[ pol-ee-an-uh ]
/ ˌpɒl iˈæn ə /
an excessively or blindly optimistic person.
(often lowercase)Also Pol·ly·an·na·ish. unreasonably or illogically optimistic: some pollyanna notions about world peace.
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On the farm, the feed for chicks is significantly different from the roosters’; ______ not even comparable.
Origin of Pollyanna
First recorded in 1910–15; from the name of the child heroine in the novel Pollyanna (1913), written by Eleanor Hodgman Porter (1868–1920), American writer
OTHER WORDS FROM PollyannaPol·ly·an·na·ism, noun
Words nearby Pollyanna
, poll watcher
, polo coat
, Polo, Marco
Based on the Random House Unabridged Dictionary, © Random House, Inc. 2022
How to use Pollyanna in a sentence
A couple of years at the White House would turn Pollyanna into Machiavelli.
And she turned away—Miss Polly's arrangements for the comfort of her niece, Pollyanna, were complete.
Pollyanna, standing at the bureau, gazed a little wistfully at the bare wall above.
At one of the windows, a few minutes later, Pollyanna gave a glad cry and clapped her hands joyously.
The next moment the window was wide open, and Pollyanna was leaning far out, drinking in the fresh, sweet air.
Pollyanna had made a wonderful discovery—against this window a huge tree flung great branches.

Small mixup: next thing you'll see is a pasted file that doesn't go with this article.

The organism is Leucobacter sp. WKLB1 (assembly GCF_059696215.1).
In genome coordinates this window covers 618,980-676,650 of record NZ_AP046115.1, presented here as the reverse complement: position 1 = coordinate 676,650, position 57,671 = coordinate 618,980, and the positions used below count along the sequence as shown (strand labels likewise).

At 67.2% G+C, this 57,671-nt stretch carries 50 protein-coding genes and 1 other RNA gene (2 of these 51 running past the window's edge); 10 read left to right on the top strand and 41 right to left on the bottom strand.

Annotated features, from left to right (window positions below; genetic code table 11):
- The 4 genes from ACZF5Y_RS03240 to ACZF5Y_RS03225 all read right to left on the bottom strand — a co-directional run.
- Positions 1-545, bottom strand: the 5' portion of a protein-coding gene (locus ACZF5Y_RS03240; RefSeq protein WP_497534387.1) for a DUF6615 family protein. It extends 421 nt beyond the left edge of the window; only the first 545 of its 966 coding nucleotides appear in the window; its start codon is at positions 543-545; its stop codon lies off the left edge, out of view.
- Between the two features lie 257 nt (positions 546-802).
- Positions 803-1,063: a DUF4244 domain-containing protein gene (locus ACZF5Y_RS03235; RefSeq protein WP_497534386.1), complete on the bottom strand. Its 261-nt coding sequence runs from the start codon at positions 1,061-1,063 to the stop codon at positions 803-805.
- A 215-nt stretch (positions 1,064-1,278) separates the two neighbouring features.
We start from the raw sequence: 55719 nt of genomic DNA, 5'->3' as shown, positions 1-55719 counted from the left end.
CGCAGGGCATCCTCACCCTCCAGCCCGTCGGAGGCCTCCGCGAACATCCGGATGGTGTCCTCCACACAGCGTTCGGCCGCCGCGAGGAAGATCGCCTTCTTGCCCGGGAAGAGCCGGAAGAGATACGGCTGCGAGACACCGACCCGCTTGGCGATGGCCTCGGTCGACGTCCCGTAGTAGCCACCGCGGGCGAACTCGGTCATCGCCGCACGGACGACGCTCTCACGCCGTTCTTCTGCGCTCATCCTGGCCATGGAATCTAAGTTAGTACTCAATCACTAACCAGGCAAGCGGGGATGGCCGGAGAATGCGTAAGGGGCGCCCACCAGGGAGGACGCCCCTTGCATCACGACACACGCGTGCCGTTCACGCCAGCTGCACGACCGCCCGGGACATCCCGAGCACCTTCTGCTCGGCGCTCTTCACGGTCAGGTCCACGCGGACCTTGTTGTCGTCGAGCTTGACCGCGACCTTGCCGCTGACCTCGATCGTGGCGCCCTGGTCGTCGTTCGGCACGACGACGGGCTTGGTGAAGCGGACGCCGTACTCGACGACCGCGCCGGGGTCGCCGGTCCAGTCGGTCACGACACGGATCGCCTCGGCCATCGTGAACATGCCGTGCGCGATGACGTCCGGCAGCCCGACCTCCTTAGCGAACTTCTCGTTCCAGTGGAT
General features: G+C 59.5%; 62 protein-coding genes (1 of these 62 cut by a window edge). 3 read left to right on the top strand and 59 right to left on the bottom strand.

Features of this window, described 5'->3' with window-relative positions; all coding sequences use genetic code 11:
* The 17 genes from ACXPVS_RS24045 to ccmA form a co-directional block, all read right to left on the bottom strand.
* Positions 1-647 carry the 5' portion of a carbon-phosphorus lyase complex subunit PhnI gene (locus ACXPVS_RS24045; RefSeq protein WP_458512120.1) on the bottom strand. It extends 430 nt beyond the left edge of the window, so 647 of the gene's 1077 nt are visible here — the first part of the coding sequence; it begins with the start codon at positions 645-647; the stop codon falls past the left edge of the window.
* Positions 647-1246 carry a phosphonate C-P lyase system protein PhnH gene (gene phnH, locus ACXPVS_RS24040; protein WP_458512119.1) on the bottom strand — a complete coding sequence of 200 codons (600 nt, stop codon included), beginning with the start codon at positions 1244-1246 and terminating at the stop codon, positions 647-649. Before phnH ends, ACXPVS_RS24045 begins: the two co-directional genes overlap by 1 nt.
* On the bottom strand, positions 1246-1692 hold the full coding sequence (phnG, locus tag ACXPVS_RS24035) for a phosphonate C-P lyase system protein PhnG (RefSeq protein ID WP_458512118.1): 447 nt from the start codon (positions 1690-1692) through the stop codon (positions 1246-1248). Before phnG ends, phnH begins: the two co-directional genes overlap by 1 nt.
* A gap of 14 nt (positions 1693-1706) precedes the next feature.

British Dictionary definitions for Pollyanna
a person who is constantly or excessively optimistic
Derived forms of PollyannaPollyannaish, adjective
Word Origin for Pollyanna
C20: after the chief character in Pollyanna (1913), a novel by Eleanor Porter (1868–1920), US writer
Collins English Dictionary - Complete & Unabridged 2012 Digital Edition
© William Collins Sons & Co. Ltd. 1979, 1986 © HarperCollins
Publishers 1998, 2000, 2003, 2005, 2006, 2007, 2009, 2012
Cultural definitions for Pollyanna
(1913) A children's book by the American author Eleanor H. Porter. The title character is an orphan girl who, despite the difficulties of her life, is always extremely cheerful.
notes for Pollyanna
A “Pollyanna” remains excessively sweet-tempered and optimistic even in adversity.
The New Dictionary of Cultural Literacy, Third Edition
Copyright © 2005 by Houghton Mifflin Harcourt Publishing Company. Published by Houghton Mifflin Harcourt Publishing Company. All rights reserved.